German Expressionist group that was based in Dresden, then Berlin, from 1903 to 1913. The name indicates a forward-looking approach, their art viewed as a bridge to the future. They are noted for their revival of the woodcut.
The Movement’s Origins
At the turn of the century European cities underwent periods of rapid development and urbanisation, changes which left many feeling alienated and lost. The most progressive artists were looking for an art which could express such emotional responses with greater force and intensity, beyond the confines of an outward looking Impressionist and Post-Impressionist oeuvre.
In June 1905 four architecture students at the Technical Institute of Dresden came together and formed the bohemian painting group Die Brucke, the name lifted from the excerpt in Friedrich Nietzsche’s Thus Spoke Zarathustra, 1883-85: ‘What is great in man is that he is a bridge and not an end.’ Founding members were Fritz Bleyl, Erich Heckel, Ernst Ludwig Kirchner and Karl Schmidt-Rottluff, later joined by Max Pechstein, Otto Mueller and Emil Nolde, who was invited to join the group. In their first manifesto, titled Programm, Kirchner wrote:
‘We call all young people together, and as young people, who carry the future in us, we want to wrest freedom for our actions and our lives from the older, comfortably established forces.’
They were particularly drawn to marginalised or lonely individuals on the fringes of urban society, aiming to capture a sense of tortured pain and anguish brought about by modern life.
Style and Influences
Die Brucke artists produced painting, printmaking and sculpture, explored with free brushwork, crude, heightened colour and jagged, elongated forms, as demonstrated in Kirchner’s Japanisches Theater (Japanese Theatre), 1909. Their work was influenced by the Symbolist Post-Impressionism of Paul Gauguin, Edvard Munch and Vincent Van Gogh, as well as the vivid colours and expressive techniques of the French Fauvists, but Brucke was far more aggressive, nihilistic and anarchic in spirit, with discordant colours, harsh, jagged outlines and deliberately crude or ugly forms. Other influences were mined from Germany’s art historical past, particularly paintings and prints by Albrecht Durer, Matthias Grunewald and Lucas Cranach the Elder. The artists often visited Dresden’s Ethnological Museum, developing a particular interest in primitivism, which fed through into their paintings. As with many of the early 20th century movements, they saw African, Pacific and American artefacts as a freer, rawer form of expression than those imposed by the intellectual and naturalistic constraints of modern Western society. Nolde’s Kopf (Head), 1913, has a sense of solidity resembling a tribal wood carving. Many Brucke members also embraced Germany’s tradition of Naturism, seeking refuge from the modern city in Germany’s lakes and forests, as reflected in their paintings. Nolde’s watercolour landscapes capture the spirit of his native Germany with glowing luminosity, such as Abendhimmel uberm Gotteskoog (Sunset over Gotteskoog), date unknown.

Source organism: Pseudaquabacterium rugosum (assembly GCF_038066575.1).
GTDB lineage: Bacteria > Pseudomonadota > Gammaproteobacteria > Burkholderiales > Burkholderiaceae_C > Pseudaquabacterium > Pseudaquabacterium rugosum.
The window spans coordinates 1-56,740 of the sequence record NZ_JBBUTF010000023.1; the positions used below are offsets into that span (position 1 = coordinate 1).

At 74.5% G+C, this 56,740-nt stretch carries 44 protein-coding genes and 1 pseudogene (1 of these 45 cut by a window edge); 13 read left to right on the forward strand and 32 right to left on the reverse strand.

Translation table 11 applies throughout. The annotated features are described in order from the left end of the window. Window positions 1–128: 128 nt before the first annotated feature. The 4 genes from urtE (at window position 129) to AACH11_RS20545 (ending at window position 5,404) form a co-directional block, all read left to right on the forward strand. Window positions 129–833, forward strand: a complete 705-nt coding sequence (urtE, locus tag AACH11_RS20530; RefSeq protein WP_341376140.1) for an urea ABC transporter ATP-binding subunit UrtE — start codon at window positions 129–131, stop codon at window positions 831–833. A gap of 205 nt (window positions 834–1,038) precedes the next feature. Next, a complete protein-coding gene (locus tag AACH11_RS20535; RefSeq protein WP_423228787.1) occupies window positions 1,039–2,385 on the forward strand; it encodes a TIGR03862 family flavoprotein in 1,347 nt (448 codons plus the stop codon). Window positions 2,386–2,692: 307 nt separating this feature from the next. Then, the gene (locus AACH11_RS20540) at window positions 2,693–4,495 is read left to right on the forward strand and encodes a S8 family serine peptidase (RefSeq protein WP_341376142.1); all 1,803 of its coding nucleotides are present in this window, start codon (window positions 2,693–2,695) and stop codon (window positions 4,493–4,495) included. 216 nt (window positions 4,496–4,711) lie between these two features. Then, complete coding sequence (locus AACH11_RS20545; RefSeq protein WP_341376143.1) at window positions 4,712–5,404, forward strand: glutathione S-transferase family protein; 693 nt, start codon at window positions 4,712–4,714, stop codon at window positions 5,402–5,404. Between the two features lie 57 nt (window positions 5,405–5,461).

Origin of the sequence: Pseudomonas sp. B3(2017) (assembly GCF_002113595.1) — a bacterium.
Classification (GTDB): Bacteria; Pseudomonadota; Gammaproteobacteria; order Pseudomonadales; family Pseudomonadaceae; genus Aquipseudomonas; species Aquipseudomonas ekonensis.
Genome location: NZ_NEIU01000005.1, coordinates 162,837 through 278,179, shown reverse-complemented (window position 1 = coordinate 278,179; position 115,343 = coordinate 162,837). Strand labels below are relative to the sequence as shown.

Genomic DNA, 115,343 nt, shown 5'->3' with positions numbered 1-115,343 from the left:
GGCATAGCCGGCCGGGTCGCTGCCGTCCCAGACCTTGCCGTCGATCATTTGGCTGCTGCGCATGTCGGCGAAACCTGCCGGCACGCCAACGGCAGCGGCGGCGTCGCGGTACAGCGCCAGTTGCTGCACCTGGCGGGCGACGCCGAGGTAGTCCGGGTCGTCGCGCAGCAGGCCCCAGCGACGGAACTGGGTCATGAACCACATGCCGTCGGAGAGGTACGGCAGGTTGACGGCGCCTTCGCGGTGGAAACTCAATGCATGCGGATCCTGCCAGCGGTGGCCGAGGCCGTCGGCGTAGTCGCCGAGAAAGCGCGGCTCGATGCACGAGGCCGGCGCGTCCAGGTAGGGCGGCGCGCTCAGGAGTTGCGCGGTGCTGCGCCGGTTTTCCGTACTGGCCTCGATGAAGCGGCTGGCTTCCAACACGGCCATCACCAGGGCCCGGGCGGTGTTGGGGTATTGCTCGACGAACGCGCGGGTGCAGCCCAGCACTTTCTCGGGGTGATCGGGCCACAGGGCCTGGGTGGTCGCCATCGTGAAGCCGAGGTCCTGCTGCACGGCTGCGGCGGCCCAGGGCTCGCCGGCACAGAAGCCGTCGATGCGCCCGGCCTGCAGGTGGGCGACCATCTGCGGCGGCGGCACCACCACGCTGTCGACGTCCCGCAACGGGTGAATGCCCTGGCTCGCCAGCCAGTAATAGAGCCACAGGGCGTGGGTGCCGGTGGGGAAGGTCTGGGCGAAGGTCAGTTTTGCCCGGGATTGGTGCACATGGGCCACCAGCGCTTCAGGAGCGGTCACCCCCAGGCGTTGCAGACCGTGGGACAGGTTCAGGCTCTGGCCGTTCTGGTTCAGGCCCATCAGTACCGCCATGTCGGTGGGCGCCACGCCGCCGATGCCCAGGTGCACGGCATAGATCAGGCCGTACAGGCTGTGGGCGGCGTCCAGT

Brucke artists are now widely acknowledged for their innovative contributions to modern printmaking, including woodcuts, etchings and lithography, as seen in Kirchner’s Weisse Tanzerin in Kleinem Variete (White Dancer in a Cabaret), 1914 and Schmidt Rottluff’s Heiliger Franziskus (St Francis), 1919. Pechstein was a particularly prolific printmaker, producing nearly 1000 prints throughout his career. Members drew inspiration from Germany’s rich history with printmaking from the Middle Ages to the Renaissance, which they updated with modernised subject matter and revolutionary techniques, inventing the modern linocut in place of traditional woodcuts. Guided by the Art and Crafts spirit, they established a bohemian and often promiscuous workshop space for living and working in Dresden to make paintings, carvings and prints. Together they led to the revival of printmaking as a serious art form.
Die Brucke in Berlin
In 1908 Pechstein moved to Berlin, followed by the rest of the group in 1911. Influences from Italian Futurism and French Cubism fed through into the painting style of many artists, whose work became more angular and deconstructed. The group remained in Berlin until their dissolution in 1913, when Kirchner published a final manifesto outlining the main achievements, in Chronik der Kunstlergemeinschaft Brucke (Chronicle of the artists’ community of Die Brucke), 1913.
Die Brucke is now recognised as part of the wider Expressionist trend in the early 20th century, forming a figurative counterpart to Der Blaue Reiter’s abstracted landscapes. Expressionism as a whole was revolutionary and far reaching, and paved the way for subsequent movements including Abstract Expressionism and Neo Expressionism.